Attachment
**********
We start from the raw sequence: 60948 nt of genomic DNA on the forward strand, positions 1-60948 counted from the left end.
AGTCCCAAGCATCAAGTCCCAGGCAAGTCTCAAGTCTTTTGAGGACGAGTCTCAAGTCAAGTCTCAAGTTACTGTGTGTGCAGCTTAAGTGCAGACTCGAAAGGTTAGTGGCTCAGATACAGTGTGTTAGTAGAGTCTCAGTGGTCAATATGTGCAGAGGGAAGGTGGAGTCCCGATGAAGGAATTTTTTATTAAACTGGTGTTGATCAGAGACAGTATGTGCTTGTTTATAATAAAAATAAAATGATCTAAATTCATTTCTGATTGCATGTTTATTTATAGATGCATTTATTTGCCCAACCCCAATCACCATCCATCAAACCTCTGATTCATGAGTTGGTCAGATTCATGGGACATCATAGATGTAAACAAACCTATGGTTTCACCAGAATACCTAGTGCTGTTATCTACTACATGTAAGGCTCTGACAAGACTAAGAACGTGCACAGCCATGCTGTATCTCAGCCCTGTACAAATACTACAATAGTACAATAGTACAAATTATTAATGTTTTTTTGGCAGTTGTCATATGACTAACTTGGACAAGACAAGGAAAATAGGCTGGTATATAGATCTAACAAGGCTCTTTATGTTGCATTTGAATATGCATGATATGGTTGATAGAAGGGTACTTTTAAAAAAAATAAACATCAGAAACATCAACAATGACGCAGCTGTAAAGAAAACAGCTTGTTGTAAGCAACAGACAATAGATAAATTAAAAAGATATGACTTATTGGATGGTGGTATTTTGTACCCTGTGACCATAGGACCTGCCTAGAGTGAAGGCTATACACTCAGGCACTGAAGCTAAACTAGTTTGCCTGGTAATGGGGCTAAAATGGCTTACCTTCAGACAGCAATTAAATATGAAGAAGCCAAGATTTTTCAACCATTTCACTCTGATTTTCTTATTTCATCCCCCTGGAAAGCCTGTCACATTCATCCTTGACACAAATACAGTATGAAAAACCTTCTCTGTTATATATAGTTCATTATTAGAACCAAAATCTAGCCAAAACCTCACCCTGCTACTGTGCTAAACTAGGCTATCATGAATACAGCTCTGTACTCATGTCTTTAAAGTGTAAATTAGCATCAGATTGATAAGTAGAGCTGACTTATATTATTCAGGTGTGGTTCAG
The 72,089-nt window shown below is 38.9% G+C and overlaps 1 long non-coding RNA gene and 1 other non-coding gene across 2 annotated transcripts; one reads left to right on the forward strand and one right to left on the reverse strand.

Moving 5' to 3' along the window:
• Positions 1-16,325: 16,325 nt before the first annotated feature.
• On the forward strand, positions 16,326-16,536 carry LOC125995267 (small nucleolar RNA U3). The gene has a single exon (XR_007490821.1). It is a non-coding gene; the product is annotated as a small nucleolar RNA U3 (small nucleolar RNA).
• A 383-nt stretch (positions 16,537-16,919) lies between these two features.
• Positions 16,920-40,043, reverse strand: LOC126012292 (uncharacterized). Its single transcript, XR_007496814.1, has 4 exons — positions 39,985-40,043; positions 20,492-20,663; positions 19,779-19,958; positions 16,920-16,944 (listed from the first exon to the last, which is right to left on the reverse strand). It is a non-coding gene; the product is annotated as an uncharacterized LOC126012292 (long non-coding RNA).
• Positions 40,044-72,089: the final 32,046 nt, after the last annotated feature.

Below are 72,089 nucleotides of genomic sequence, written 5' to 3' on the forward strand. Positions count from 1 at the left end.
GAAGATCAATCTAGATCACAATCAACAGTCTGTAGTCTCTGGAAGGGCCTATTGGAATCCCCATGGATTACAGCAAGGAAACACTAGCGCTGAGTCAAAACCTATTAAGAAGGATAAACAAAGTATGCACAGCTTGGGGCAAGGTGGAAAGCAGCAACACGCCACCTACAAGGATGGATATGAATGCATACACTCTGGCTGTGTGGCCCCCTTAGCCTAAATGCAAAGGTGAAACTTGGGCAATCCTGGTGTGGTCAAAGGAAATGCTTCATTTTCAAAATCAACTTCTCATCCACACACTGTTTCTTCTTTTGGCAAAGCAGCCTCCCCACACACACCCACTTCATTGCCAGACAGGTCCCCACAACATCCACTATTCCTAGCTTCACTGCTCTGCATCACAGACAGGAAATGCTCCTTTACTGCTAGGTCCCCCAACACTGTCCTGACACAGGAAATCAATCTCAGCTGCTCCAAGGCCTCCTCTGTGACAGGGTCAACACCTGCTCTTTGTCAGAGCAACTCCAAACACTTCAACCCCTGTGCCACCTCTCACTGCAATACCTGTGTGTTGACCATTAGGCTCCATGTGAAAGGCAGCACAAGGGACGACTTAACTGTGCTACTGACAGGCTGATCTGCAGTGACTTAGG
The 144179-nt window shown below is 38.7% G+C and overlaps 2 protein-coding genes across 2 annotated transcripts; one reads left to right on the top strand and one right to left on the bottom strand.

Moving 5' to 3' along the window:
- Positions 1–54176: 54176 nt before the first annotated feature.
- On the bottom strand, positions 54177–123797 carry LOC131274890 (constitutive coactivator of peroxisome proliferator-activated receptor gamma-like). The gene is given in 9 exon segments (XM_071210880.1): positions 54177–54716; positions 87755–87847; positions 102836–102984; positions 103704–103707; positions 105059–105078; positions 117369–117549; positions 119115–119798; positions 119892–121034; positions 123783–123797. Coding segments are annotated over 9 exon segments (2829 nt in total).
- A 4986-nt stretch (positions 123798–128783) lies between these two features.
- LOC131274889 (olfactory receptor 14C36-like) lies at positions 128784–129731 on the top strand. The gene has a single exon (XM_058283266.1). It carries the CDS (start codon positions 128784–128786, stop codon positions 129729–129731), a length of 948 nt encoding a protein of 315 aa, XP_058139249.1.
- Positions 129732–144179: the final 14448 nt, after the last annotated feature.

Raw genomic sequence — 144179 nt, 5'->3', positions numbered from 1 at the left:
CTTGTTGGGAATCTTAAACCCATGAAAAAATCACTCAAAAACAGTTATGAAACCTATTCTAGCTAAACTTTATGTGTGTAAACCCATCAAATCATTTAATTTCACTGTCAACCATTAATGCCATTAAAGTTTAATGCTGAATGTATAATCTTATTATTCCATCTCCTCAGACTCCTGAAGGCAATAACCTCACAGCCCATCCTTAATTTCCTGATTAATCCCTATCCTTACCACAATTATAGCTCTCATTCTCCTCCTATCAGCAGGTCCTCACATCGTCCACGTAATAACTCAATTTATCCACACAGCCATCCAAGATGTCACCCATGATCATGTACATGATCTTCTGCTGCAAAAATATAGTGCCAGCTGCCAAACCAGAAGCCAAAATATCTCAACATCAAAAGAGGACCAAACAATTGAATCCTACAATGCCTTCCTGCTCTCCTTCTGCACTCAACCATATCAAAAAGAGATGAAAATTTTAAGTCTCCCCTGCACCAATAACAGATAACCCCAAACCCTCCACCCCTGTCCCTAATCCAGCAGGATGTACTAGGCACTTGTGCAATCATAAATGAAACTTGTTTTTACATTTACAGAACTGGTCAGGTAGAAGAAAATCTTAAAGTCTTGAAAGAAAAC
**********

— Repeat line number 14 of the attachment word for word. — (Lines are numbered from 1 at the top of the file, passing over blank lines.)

- Positions 1–54176: 54176 nt before the first annotated feature.